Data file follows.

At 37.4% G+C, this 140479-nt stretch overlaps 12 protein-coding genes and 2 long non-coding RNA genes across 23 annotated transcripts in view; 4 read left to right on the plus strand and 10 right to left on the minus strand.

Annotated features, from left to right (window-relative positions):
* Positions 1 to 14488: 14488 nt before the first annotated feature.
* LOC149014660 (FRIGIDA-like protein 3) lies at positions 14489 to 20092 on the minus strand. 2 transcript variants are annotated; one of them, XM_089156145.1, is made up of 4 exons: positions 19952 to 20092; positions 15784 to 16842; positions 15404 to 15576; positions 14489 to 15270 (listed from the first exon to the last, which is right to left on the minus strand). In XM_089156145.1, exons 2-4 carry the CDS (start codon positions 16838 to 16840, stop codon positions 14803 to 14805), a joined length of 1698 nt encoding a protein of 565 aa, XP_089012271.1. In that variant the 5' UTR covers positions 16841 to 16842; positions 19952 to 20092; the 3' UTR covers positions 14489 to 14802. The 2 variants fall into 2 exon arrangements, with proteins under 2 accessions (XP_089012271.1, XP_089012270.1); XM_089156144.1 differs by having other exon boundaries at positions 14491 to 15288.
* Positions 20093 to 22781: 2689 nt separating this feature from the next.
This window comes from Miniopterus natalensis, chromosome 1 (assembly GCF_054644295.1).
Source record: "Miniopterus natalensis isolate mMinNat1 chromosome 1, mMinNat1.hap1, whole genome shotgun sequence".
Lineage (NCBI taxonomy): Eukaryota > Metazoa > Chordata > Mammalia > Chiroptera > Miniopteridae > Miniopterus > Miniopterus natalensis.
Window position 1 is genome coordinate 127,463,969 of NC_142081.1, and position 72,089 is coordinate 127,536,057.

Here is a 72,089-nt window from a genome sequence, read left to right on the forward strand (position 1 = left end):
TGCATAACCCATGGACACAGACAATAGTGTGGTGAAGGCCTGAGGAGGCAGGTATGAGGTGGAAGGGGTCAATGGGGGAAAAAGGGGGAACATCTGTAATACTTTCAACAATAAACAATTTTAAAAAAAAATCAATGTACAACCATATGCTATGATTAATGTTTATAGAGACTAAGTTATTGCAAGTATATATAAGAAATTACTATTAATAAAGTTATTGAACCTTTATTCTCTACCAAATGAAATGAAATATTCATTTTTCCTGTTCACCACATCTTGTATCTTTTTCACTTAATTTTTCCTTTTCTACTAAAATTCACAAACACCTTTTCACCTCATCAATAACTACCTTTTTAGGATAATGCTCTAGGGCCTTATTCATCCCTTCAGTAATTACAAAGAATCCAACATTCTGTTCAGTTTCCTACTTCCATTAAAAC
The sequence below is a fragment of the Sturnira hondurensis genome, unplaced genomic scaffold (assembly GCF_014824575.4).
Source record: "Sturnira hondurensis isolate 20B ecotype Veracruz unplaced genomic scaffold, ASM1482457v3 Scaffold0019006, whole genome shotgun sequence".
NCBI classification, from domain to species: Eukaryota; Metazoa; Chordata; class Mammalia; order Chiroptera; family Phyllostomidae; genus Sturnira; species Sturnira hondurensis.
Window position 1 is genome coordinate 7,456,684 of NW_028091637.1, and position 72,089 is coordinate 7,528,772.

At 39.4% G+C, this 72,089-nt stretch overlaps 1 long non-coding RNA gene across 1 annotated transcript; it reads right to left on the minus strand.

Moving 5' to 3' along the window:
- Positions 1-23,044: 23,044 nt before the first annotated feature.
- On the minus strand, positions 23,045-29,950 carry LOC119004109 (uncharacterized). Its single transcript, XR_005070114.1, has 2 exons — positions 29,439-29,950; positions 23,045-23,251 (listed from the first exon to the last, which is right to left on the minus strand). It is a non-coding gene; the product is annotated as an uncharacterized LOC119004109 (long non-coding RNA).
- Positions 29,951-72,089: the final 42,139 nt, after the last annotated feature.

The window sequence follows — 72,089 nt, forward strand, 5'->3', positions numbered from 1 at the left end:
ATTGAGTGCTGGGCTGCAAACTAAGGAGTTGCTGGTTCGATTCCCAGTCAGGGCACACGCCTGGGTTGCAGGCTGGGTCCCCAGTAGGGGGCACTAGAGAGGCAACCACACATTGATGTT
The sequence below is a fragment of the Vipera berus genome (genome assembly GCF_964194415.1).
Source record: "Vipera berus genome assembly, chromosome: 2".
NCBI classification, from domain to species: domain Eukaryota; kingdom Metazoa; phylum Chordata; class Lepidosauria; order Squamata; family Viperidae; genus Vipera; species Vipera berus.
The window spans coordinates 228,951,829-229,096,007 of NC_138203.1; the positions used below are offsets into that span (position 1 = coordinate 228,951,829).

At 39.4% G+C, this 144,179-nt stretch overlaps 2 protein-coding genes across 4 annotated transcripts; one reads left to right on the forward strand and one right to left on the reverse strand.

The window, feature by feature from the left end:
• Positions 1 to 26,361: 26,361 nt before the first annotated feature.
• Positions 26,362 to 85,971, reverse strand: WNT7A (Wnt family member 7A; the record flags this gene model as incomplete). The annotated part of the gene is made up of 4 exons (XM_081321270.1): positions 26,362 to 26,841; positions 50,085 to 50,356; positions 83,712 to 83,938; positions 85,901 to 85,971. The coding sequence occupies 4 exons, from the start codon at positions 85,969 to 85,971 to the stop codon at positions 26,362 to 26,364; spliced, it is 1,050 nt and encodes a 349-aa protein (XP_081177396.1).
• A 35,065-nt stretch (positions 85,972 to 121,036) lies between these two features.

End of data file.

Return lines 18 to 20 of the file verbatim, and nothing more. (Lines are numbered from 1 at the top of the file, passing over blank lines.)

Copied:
- Positions 1-23,044: 23,044 nt before the first annotated feature.
- On the minus strand, positions 23,045-29,950 carry LOC119004109 (uncharacterized). Its single transcript, XR_005070114.1, has 2 exons — positions 29,439-29,950; positions 23,045-23,251 (listed from the first exon to the last, which is right to left on the minus strand). It is a non-coding gene; the product is annotated as an uncharacterized LOC119004109 (long non-coding RNA).
- Positions 29,951-72,089: the final 42,139 nt, after the last annotated feature.